Non-Governmental Development Organizations have seen turbulent times over the decades; however, recent years have seen them grow to occupy high-profile positions in the fight against poverty. They are now seen as an important element of ‘civil society’, a concept that has been given increasing importance by global policy makers. This book has evolved during the course of that period to be a prime resource for those working (or wishing to work) with and for NGOs. The third edition of Non-Governmental Organizations, Management and Development is fully updated and thoroughly reorganized, covering key issues including, but not limited to, debates on the changing global context of internation...
Non-governmental organizations (NGOs) are high profile actors in the field of international development, both as providers of services to vulnerable individuals and communities and as campaigning policy advocates. This book provides a critical introduction to the wide-ranging topic of NGOs and development. Written by two authors with more than twenty years experience of research and practice in the field, the book combines a critical overview of the main research literature with a set of up-to-date theoretical and practical insights drawn from experience in Asia, Europe, Africa and elsewhere. It highlights the importance of NGOs in development, but it also engages fully with the criticisms t...
Non-governmental organizations (NGOs) from Amnesty International and Oxfam to Greenpeace and Save the Children are now key players in global politics. This accessible and informative textbook provides a comprehensive overview of the significant role and increasing participation of NGOs in world politics. Peter Willetts examines the variety of different NGOs, their structure, membership and activities, and their complex relationship with social movements and civil society. He makes us aware that there are many more NGOs exercising influence in the United Nations system than the few famous ones. Conventional thinking is challenged in a radical manner on four questions: the extent of the engagement of NGOs in global policy- making; the status of NGOs within international law; the role of NGOs as crucial pioneers in the creation of the Internet; and the need to integrate NGOs within mainstream international relations theory. This is the definitive guide to this crucial area within international politics and should be required reading for students, NGO activists, and policy-makers.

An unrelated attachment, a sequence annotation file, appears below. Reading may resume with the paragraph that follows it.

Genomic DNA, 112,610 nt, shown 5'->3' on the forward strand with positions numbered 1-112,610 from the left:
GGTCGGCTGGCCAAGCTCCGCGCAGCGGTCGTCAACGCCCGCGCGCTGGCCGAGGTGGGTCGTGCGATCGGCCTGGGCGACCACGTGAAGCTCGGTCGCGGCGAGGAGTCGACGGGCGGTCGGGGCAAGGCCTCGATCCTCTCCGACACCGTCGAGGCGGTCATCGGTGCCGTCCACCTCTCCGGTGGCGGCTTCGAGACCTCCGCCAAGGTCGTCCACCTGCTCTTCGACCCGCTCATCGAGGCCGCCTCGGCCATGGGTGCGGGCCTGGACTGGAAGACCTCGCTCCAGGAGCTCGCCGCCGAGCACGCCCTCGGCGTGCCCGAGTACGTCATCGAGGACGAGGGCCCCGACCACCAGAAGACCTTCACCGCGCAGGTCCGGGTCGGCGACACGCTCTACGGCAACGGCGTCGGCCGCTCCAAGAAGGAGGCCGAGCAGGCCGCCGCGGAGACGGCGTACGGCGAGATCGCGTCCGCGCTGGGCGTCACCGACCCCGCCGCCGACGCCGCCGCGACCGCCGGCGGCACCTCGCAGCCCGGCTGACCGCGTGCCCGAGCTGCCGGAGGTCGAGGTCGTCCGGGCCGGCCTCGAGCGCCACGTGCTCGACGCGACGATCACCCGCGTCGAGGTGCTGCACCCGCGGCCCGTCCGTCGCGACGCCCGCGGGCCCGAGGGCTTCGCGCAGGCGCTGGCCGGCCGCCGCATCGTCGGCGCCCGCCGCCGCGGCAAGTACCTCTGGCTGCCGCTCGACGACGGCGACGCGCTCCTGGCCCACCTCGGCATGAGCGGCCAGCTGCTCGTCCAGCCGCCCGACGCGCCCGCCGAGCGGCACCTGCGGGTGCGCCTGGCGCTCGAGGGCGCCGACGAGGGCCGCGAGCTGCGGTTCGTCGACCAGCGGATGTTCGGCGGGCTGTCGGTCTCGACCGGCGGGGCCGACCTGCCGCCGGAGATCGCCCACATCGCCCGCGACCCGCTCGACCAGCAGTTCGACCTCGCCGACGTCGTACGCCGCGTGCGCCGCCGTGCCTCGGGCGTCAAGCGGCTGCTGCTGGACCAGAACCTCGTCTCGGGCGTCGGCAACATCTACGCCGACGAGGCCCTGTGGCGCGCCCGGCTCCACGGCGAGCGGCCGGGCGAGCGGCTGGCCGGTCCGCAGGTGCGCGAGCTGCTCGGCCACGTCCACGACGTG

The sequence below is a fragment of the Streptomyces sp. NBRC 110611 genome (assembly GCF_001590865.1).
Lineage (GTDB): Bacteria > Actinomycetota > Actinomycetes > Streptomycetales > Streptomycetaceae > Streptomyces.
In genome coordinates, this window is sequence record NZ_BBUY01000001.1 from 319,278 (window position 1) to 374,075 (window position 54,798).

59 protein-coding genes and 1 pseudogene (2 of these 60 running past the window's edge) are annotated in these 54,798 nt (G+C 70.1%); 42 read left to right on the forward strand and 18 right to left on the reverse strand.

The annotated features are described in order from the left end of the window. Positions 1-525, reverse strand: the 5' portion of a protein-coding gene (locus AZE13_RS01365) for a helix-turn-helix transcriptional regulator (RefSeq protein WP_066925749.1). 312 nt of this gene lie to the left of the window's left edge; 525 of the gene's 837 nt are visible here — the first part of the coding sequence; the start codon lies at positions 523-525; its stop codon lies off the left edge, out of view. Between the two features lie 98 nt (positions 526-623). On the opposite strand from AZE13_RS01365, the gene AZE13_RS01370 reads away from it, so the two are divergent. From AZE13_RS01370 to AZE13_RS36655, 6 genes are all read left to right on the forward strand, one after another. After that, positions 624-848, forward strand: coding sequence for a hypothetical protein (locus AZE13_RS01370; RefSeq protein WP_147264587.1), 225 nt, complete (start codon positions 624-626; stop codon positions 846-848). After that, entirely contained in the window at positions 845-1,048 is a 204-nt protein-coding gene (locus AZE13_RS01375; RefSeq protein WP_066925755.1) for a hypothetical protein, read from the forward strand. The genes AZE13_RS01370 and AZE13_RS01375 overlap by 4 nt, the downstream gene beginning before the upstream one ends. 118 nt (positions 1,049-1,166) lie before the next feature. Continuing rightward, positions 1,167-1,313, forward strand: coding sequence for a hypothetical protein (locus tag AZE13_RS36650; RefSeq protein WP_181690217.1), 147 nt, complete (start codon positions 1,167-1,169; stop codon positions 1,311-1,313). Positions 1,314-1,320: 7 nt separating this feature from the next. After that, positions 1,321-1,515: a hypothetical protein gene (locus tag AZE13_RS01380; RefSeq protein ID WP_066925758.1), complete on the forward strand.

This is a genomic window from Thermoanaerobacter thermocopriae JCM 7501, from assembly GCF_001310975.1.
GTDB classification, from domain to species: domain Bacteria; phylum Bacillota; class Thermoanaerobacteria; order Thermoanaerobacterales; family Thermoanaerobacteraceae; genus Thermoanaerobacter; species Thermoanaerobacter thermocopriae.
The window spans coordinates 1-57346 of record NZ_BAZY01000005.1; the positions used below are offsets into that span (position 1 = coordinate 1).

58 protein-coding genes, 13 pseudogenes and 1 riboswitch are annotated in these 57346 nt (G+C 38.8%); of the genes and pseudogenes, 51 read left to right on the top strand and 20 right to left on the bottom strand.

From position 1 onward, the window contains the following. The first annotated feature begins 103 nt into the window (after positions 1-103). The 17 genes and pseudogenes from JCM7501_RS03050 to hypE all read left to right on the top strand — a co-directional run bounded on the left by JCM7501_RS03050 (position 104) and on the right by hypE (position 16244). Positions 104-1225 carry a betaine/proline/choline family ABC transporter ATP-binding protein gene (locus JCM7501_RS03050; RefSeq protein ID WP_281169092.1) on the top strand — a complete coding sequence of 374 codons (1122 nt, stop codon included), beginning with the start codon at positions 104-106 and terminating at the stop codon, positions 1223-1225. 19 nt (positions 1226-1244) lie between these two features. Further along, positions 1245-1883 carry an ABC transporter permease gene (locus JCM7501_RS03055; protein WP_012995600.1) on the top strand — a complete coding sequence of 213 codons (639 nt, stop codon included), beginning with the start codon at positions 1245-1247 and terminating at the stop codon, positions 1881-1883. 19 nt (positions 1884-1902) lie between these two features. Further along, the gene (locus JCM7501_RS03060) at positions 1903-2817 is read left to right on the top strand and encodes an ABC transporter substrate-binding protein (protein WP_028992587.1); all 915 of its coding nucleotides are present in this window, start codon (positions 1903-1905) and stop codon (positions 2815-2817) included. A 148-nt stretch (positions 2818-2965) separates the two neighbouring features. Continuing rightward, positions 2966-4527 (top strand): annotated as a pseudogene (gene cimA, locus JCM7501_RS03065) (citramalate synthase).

Exploring the newly emerging field of the management of Non-Governmental Organizations (NGOs) working in developing countries, this informative book draws upon current research in non-profit management, development administration and business management. Key issues covered include: * the changing global and local contexts of development co-operation * management technologies such as empowerment and stakeholder analysis * structural issues such as accountability, governance and participation * learning and diversity * dealing with complexity and uncertainty. Illustrated throughout with examples drawn from the author's own research and consultancy experience, this important text develops a model of NGO management which reveals the distinctive organizational challenges they face.